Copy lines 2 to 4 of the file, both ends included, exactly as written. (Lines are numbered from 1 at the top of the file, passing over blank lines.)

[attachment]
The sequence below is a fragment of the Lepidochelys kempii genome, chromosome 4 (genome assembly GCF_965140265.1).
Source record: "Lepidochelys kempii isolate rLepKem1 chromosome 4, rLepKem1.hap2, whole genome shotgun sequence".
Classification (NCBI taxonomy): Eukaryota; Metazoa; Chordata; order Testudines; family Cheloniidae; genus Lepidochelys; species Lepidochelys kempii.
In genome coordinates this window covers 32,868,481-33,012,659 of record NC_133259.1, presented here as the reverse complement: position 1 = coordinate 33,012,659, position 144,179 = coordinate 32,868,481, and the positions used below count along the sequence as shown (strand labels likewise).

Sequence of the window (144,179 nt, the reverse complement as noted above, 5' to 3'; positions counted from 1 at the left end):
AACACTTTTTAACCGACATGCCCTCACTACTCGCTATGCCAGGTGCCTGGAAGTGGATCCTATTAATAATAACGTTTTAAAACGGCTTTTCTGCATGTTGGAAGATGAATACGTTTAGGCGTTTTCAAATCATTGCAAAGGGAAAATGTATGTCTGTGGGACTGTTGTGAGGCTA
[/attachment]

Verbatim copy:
Source record: "Lepidochelys kempii isolate rLepKem1 chromosome 4, rLepKem1.hap2, whole genome shotgun sequence".
Classification (NCBI taxonomy): Eukaryota; Metazoa; Chordata; order Testudines; family Cheloniidae; genus Lepidochelys; species Lepidochelys kempii.
In genome coordinates this window covers 32,868,481-33,012,659 of record NC_133259.1, presented here as the reverse complement: position 1 = coordinate 33,012,659, position 144,179 = coordinate 32,868,481, and the positions used below count along the sequence as shown (strand labels likewise).